How to Revise for a Set Text Exam

The bane of many a student, a set text exam refers to an exam in a language course, in which you are set a difficult passage in the language beforehand, and are then examined on it. This is most commonly found in classical language courses, e.g. Classical Latin and Greek, where it is found from GCSE level upwards. Read on to find some advice on how to revise for your set text exam.


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    Know the text! It may sound simple, but this is possibly the most important piece of advice. Read a translation of it in English over and over again. In the exam, if you get stuck on a passage, you can recognize where you are in the text from an odd word you recognize.
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    Translate it yourself. Even if you have already translated it in class with your teacher, translate it again by yourself. Once you have spent hours poring over what the text could possibly mean, you will know it a whole lot better.
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    Learn all of the vocabulary. Make a list of all the vocabulary in the text that you don’t know, or that you do know but are liable of forgetting. Then learn it as you would any other vocabulary: make flash cards, relate them to English words that have been derived from them, group them into categories, etc. You may also want to split the text and the vocabulary into sections, so when you revise, you could do, e.g. the first page of the text and all the vocabulary that was on that page.
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    Read up on the background. What was happening at that time? If the text refers to any historical events, people or places, read up on what they were. Find out about the author. What was his background? Why, when and where was s/he writing from? If your set text is part of a larger body of work, make sure you know what happens in the rest of it. If you don't feel like translating it too, make sure you have a brief overview anyway.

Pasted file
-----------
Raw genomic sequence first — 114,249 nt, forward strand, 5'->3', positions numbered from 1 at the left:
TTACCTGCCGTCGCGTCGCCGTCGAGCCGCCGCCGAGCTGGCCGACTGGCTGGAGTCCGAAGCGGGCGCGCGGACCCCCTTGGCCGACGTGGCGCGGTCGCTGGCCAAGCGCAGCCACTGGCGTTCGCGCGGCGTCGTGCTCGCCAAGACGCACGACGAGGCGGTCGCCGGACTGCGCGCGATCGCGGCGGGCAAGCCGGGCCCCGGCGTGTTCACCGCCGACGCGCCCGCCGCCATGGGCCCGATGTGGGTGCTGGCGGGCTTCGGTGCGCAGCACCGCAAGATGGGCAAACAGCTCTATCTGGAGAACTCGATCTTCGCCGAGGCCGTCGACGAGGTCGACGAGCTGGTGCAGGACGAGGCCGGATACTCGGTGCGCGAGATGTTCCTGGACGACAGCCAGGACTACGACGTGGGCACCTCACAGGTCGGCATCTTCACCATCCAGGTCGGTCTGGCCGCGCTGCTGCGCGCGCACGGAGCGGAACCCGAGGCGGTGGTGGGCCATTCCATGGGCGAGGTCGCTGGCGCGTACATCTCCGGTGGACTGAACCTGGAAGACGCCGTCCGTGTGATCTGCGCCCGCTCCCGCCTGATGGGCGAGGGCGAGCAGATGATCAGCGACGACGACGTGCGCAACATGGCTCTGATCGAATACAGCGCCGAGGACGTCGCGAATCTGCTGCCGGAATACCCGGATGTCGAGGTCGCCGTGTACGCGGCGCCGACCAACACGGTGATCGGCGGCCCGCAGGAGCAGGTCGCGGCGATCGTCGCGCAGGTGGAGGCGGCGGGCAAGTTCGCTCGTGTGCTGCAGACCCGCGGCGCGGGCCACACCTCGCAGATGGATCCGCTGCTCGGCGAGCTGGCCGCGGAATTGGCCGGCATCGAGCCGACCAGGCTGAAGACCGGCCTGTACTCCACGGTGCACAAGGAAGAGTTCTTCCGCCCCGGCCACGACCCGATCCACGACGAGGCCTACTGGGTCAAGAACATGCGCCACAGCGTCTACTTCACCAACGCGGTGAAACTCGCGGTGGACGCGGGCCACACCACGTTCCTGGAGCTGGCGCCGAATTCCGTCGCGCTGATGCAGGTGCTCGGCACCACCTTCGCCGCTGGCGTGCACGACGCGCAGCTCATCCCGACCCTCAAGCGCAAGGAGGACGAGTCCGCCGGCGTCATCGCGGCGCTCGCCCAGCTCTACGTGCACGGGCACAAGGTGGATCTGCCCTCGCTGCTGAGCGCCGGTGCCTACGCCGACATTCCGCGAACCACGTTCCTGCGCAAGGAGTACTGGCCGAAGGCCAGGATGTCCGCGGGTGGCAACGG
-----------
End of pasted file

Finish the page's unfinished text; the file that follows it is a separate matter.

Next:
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    Read up on other works by the same author. Try to translate them too, if at all possible. Figure out what themes/stylistic elements s/he likes to use. If you know the literary style and the habits of the author, it will make them more easy to translate.
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    Prepare a line by line translation. This is possibly the most useful revision tool you can personally make. Write down each line, or clause of the text on a separate line, and write its respective English translation under it, in a different colour if possible. You could also use different font styles and sizes, anything that contrasts the English and the original language text. Leave a space between each English/translation pair of lines. This method makes it much clearer to see which part of the translation goes with which part of the text, compared to simply having two separate massive blocks of text. This is especially important for languages like Latin, where there doesn’t have to be a nominative-verb-accusative word order, and words can be strewn all over the sentence.
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    Look at and make a note of all the stylistic elements. Mark anything you find on a copy of the text, or indeed on your line by line translation. Look at which particular techniques the author likes to use, and be prepared to write about why they are effective in creating an atmosphere, drama, excitement, tension, etc. Check for, for example:
    • Poly/asyndeton
    • Alliteration/Assonance/Sibilance
    • Simile/Metaphor
    • Word Order
    • Obscure vocabulary
    • Emotive language
    • Imagery
    • Onomatopoeia
    • Repetition
    • Meter/Scansion
    • Language specific techniques, e.g. in Latin, the historic present or historic infinitive.
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    Practice! Practice translating portions of the text into English without your translation or a dictionary (unless you are allowed one in your exam, of course). Also practise writing about the techniques of the writer and their effectiveness. If possible, try to find some past papers on the same texts. Although texts are often changed, it is possible that your texts were used in an exam a few years earlier.
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    Read it aloud! Language is to be heard. So if you are translating a Latin speech or Greek play lock yourself in a room and give a performance of it. You'll be surprised how much of it you retain.


  • Look at a portion of the set text each time you revise, instead of tackling the whole thing all together.
  • Ask a teacher for information about the text. They will have studied that language to a high level, and so will probably be happy to help you analyse the text and will know some information about the author.
  • These are just a few of many many revision methods. Use whichever work best for you.

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Categories: Tests and Exams | World Languages